A camera-trapping wildlife survey was conducted in the Golan Heights to monitor the golden jackal population. We evaluated surveillance photographs from 60 trail cameras, dispersed across most of the study area at 12 sites of ~ 30 km2 each (Fig. 1A, see Supplementary Table 1 for GPS geographic coordinates of cameras and environmental characteristics). More than one million images were taken, and golden jackals—based solely on morphological evidence at this stage—were identified in 64,947 images captured in 11,959 independent observations. Among the collected images, four golden jackals observed in the central-southern sector of the study area (Fig. 1B) presented atypical morphological characteristics, such as white patches, an upturned tail and long thick fur (Fig. 2, panels A–D).

Figure 1
figure 1

Golan Heights maps with: (A) land use details and camera locations; (B) locations of jackals displaying domestication features shown in Fig. 2. Blue circles: camera trap locations. '2a' refers to the subject presented in Fig. 2A, captured by Camera 7, Yehudiya Forest Nature Reserve: 32.9275,35.6938; '2b' refers to the subject presented in Fig. 2B, captured by Camera 3, Keshet area: 32.9545,35.8246; '2c' refers to the subject presented in Fig. 2C, captured by Camera 25, Minefield Ein Zivan area: 33.0891,35.8357; '2d' refers to the subject presented in Fig. 2D, captured by Camera 21, Minefield Keshet area: 32.9712,35.8561. The yellow diamond indicates the culling location of Jackie presented in Fig. 2E and Fig. 2E', Natur village limits: 32.846225,35.745761. The maps were created using QGIS (version 3.10, Satellite imagery was provided by Google Satellite ( and incorporated into QGIS using the QuickMapServices plugin (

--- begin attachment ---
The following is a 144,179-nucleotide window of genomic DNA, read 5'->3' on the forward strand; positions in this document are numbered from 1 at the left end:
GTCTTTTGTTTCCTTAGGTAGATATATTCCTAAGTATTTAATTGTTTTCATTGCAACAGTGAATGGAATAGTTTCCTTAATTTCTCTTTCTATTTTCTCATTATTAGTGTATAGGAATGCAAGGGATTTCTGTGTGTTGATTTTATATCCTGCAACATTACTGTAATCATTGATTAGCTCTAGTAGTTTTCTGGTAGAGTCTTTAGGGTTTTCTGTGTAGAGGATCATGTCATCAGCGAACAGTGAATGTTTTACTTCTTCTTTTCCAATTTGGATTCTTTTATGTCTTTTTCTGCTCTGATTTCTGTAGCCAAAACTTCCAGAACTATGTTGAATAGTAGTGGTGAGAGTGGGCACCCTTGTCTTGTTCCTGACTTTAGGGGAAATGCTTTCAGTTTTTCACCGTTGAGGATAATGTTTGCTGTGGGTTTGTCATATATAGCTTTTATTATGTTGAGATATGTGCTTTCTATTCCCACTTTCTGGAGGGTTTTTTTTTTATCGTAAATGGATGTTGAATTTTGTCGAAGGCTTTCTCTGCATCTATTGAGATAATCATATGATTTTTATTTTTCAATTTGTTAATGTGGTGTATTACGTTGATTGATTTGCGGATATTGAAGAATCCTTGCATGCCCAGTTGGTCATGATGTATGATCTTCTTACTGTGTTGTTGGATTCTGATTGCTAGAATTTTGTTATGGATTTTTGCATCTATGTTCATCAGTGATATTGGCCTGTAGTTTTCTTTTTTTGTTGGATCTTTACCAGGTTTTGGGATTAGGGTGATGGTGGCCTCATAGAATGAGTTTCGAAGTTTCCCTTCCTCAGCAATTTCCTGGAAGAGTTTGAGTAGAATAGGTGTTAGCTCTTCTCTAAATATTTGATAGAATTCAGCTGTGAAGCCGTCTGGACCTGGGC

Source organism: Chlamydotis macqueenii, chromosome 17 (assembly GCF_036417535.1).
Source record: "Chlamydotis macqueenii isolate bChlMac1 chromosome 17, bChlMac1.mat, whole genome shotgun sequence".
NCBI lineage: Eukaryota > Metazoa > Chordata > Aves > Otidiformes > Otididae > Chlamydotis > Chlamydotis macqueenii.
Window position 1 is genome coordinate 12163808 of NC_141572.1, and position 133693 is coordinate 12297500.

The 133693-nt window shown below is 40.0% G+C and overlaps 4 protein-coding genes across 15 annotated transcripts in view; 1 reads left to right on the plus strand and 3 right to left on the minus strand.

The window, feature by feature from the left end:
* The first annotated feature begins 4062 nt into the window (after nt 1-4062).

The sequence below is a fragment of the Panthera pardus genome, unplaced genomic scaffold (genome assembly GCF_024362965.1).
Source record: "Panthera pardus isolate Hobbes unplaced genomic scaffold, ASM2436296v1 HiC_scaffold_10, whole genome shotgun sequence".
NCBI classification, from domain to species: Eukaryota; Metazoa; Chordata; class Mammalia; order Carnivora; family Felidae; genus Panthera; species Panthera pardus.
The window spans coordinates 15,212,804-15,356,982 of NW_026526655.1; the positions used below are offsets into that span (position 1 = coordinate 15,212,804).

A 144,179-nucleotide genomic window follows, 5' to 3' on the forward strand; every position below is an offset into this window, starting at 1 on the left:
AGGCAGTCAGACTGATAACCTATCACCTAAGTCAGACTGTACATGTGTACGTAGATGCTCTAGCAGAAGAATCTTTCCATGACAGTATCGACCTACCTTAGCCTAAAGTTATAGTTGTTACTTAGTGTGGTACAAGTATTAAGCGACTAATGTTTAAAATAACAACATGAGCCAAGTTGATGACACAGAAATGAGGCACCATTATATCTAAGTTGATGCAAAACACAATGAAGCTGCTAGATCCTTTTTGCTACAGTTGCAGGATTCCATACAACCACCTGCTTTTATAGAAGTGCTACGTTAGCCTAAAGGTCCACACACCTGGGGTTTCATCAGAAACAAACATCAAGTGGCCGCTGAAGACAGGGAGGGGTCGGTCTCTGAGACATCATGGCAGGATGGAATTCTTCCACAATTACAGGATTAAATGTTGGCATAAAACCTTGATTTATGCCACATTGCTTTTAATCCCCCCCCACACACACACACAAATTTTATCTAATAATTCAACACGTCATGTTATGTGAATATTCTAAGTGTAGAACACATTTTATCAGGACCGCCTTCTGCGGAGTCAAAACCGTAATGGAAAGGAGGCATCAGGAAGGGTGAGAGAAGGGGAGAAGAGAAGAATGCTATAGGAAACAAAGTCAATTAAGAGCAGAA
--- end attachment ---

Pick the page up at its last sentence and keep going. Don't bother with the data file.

Figure 2
figure 2

Golden jackals with domestication features. (A) upturned tail, (B) white colouration on chest and right leg, (C) long fur and broad white colouration, (D) long fur. (E) Right side of culled specimen carcass (Jackie), blade of steel square ruler is 30 cm, tongue of ruler is 15 cm; (E′) left side of specimen.

Another male jackal with anomalous features including white patches on abdomen, legs, neck and tail, in an asymmetrical pattern, was shot by the Israel Nature and Parks Authority (INPA) as part of a culling program carried out in domestic herd zones (Fig. 2, panels E–E′). This individual, hereafter designated ‘Jackie’, was morphologically examined, and a muscular tissue sample and the entire skull were collected for molecular analyses and skull geometric morphometric analyses, respectively.

Jackie's maternal and paternal lineages

To establish Jackie’s maternal and paternal origins, the mitochondrial DNA control region (mtDNA CR, a 490-bp fragment) and a zinc-finger protein gene on the Y chromosome (ZFY-intron, where the 30-bp deletion in Canis aureus, compared to Canis lupus familiaris, the domestic dog, is located in the middle of the 455-bp fragment) were sequenced, respectively, to provide direct genetic evidence on the presence of traces of anthropogenic hybridisation, and if detected, an indication as to the possible directionality of the phenomenon.